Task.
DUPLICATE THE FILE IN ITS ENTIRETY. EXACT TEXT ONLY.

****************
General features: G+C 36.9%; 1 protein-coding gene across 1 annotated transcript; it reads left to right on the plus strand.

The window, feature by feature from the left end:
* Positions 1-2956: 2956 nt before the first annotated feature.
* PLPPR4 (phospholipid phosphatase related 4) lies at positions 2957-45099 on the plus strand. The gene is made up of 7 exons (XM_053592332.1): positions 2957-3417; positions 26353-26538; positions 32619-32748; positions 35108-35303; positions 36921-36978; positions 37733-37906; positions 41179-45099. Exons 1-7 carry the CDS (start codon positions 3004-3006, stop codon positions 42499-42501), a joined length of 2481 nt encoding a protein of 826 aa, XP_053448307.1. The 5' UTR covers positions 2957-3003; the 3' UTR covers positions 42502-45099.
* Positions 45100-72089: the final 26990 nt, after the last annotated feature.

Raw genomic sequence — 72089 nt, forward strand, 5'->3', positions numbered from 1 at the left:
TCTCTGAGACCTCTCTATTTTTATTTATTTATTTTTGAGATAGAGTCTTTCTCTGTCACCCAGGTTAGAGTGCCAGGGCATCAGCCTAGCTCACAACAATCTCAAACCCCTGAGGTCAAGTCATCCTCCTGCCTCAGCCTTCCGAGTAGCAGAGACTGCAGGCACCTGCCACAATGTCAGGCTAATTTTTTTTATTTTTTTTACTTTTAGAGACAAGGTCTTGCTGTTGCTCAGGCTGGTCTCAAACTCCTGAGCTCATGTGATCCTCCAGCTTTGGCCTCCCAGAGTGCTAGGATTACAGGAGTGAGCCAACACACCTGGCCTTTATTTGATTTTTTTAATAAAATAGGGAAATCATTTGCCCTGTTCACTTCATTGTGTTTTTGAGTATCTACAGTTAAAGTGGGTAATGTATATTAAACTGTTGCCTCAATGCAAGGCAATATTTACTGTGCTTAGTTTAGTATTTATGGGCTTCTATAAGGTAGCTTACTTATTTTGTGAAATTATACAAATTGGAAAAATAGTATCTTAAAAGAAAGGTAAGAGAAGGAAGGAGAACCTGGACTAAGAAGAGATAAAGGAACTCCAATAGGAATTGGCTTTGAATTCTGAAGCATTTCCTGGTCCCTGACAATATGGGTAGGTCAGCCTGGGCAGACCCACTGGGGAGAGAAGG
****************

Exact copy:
General features: G+C 36.9%; 1 protein-coding gene across 1 annotated transcript; it reads left to right on the plus strand.

The window, feature by feature from the left end:
* Positions 1-2956: 2956 nt before the first annotated feature.
* PLPPR4 (phospholipid phosphatase related 4) lies at positions 2957-45099 on the plus strand. The gene is made up of 7 exons (XM_053592332.1): positions 2957-3417; positions 26353-26538; positions 32619-32748; positions 35108-35303; positions 36921-36978; positions 37733-37906; positions 41179-45099. Exons 1-7 carry the CDS (start codon positions 3004-3006, stop codon positions 42499-42501), a joined length of 2481 nt encoding a protein of 826 aa, XP_053448307.1. The 5' UTR covers positions 2957-3003; the 3' UTR covers positions 42502-45099.
* Positions 45100-72089: the final 26990 nt, after the last annotated feature.

Raw genomic sequence — 72089 nt, forward strand, 5'->3', positions numbered from 1 at the left:
TCTCTGAGACCTCTCTATTTTTATTTATTTATTTTTGAGATAGAGTCTTTCTCTGTCACCCAGGTTAGAGTGCCAGGGCATCAGCCTAGCTCACAACAATCTCAAACCCCTGAGGTCAAGTCATCCTCCTGCCTCAGCCTTCCGAGTAGCAGAGACTGCAGGCACCTGCCACAATGTCAGGCTAATTTTTTTTATTTTTTTTACTTTTAGAGACAAGGTCTTGCTGTTGCTCAGGCTGGTCTCAAACTCCTGAGCTCATGTGATCCTCCAGCTTTGGCCTCCCAGAGTGCTAGGATTACAGGAGTGAGCCAACACACCTGGCCTTTATTTGATTTTTTTAATAAAATAGGGAAATCATTTGCCCTGTTCACTTCATTGTGTTTTTGAGTATCTACAGTTAAAGTGGGTAATGTATATTAAACTGTTGCCTCAATGCAAGGCAATATTTACTGTGCTTAGTTTAGTATTTATGGGCTTCTATAAGGTAGCTTACTTATTTTGTGAAATTATACAAATTGGAAAAATAGTATCTTAAAAGAAAGGTAAGAGAAGGAAGGAGAACCTGGACTAAGAAGAGATAAAGGAACTCCAATAGGAATTGGCTTTGAATTCTGAAGCATTTCCTGGTCCCTGACAATATGGGTAGGTCAGCCTGGGCAGACCCACTGGGGAGAGAAGG